Topics: Appellate Review

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STATE v. JAEGER, 973 P.2d 404 (Utah 1999)

Jaeger appeals from his second-degree murder conviction. He contends the trial court erroneously excluded evidence of the victim's prior suicide attempt....

- Jaeger called 911 from his home and reported that his nineteen-year-old live-in girlfriend, Mary Barndt, had shot herself. When police and paramedics arrived, they found Mary partially clothed and lying in the kitchen. A .22 caliber pistol was lying “pretty close” to her right foot, and an empty shell casing was found between her ankles. The police also found a bra next to her body.

Mary was unconscious and had a weak pulse when the paramedics began to treat her injuries. The bullet entered her neck just above her clavicle and had struck the subclavian artery, causing severe internal bleeding. In an attempt to preserve evidence, one of the police officers taped brown paper bags on Mary's hands. She died shortly after arriving at the hospital.

Jaeger told one of the officers that when he arrived home from work at about 7:30 p.m., the house appeared empty. However, at 8:30 p.m., he discovered Mary's thirteen-month-old daughter alone in a back bedroom. He admitted that he was angry and upset that Mary had left the child unattended. He called Mary's mother, in an attempt to locate Mary, but she did not know Mary's whereabouts.

Jaeger also told police that when Mary finally returned home at around 12:10 a.m., he told her that he was tired of her lying and wanted her out of the house by the next day. He said that he then called her mother again and that after a struggle, Mary reluctantly took the phone. He asserted that after Mary began talking to her mother, he threw a blanket and pillow into the hall for her and he then went to bed. He stated that he later awoke to a “bang” and that he found Mary lying unconscious on the kitchen floor. He maintained that she shot herself.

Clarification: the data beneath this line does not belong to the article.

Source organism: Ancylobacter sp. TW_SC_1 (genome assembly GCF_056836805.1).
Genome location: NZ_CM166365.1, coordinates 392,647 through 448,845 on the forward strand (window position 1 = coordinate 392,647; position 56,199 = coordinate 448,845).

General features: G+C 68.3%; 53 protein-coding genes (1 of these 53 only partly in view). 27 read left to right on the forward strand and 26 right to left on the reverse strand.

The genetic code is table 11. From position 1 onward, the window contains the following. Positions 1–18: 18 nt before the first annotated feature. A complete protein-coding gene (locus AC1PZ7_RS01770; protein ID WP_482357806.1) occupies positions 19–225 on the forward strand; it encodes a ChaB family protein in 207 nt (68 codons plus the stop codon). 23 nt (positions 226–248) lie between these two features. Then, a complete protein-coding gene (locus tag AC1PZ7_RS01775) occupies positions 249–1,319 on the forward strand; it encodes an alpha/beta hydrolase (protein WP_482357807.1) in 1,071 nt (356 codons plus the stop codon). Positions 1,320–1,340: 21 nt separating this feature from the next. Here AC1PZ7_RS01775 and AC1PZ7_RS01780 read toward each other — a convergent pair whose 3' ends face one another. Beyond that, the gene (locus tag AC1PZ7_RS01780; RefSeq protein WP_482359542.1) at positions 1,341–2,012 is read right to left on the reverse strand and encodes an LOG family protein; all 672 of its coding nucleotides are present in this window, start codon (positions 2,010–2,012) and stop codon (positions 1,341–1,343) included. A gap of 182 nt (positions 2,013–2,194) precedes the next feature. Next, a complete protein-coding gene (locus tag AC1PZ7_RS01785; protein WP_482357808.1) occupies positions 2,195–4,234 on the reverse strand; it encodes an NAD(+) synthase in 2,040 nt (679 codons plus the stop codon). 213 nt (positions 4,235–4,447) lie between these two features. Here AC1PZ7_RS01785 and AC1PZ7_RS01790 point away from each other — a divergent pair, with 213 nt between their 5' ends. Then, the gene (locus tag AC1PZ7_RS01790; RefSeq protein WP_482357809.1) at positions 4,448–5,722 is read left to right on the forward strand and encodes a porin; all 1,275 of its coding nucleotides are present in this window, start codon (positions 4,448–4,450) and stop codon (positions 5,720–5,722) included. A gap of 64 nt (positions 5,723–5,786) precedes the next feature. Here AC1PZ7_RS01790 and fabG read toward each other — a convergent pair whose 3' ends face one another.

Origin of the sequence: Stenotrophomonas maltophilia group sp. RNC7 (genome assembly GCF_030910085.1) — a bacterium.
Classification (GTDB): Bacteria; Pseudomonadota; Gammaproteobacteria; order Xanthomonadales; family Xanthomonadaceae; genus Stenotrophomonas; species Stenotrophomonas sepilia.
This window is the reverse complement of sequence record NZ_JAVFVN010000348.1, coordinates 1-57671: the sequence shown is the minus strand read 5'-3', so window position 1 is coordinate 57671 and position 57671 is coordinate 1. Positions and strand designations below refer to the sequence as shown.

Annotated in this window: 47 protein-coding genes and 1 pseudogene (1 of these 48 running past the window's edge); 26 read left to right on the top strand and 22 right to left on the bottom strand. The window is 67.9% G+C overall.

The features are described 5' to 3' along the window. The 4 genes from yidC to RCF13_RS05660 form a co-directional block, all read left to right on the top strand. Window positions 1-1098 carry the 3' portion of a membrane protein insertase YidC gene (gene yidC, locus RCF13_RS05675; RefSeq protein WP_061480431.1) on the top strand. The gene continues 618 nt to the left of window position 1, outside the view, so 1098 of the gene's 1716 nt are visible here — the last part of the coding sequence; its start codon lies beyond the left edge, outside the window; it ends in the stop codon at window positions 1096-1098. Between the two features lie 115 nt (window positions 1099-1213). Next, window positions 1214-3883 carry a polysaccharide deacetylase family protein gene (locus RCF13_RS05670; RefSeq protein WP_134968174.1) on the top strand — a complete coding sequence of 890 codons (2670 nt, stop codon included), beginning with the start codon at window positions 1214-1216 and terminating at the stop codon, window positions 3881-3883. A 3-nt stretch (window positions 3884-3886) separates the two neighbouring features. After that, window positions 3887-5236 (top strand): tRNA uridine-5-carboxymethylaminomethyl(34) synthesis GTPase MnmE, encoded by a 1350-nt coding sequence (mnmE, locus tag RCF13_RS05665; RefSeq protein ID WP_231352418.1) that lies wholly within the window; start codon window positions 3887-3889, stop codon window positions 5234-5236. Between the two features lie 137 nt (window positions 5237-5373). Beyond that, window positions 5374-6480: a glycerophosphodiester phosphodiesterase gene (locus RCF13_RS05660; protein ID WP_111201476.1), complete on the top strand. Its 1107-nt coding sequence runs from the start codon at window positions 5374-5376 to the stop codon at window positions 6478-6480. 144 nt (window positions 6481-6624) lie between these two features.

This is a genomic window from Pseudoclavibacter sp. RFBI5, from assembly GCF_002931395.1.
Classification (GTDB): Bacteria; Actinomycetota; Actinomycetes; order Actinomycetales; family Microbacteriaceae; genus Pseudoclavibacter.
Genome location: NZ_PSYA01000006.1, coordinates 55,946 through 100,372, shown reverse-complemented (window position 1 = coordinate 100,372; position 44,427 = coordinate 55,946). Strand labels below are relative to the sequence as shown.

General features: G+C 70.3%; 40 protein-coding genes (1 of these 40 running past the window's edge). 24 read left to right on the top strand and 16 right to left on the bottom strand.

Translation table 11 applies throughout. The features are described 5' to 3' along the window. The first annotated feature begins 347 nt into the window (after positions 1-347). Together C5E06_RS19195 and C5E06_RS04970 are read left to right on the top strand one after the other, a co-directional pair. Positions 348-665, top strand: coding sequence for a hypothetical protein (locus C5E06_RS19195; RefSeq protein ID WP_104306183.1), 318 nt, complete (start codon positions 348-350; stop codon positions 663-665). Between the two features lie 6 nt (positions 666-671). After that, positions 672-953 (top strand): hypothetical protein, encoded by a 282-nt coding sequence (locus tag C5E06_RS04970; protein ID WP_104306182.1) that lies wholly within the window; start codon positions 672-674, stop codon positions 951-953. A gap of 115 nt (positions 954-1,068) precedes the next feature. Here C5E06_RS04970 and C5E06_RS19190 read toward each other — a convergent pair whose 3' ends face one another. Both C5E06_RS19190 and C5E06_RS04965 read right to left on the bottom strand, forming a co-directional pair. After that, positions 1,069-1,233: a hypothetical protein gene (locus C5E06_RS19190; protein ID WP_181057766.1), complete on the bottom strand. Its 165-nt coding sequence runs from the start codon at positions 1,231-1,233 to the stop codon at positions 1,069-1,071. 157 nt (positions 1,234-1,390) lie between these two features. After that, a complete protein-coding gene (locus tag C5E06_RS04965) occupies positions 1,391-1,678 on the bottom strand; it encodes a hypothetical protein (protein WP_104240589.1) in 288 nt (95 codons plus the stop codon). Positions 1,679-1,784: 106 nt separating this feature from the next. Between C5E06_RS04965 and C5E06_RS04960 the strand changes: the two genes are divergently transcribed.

However, other evidence contradicted Jaeger's story. The police swabbed both Jaeger's and Mary's hands for gunshot residue (“GSR”). State crime lab experts concluded that the swabs taken from Jaeger's hands contained elements of GSR while the swabs taken from Mary's hands did not. Thus the GSR evidence suggested that Jaeger, not Mary, had fired a gun.

Dr. Edward A. Leis, the Deputy Chief Medical Examiner, performed an autopsy on Mary's body. Dr. Leis opined that Mary's death was a homicide, not a suicide.

The central issue at Jaeger's trial was whether Mary's death was a suicide or a homicide. During trial, Jaeger sought to admit certain medical records from Valley Mental Health's Adolescent Residential Treatment & Education Center (“ARTEC”). Mary was a resident of ARTEC from 1986 to 1987 because she was “ungovernable,” ran away from home, and abused alcohol and drugs. The ARTEC records contained statements Mary allegedly made admitting that she had attempted suicide in the past but denying any suicidal ideation while a resident of the program. The State objected to the admission of the records; the court sustained the objection, ruling that they were irrelevant.

Jaeger was ultimately convicted as charged and was sentenced to serve a term of five years to life in prison. Thereafter, he moved for a new trial on the basis that the trial court erroneously excluded evidence of Mary's past suicide attempt. The court denied the motion. Jaeger now appeals.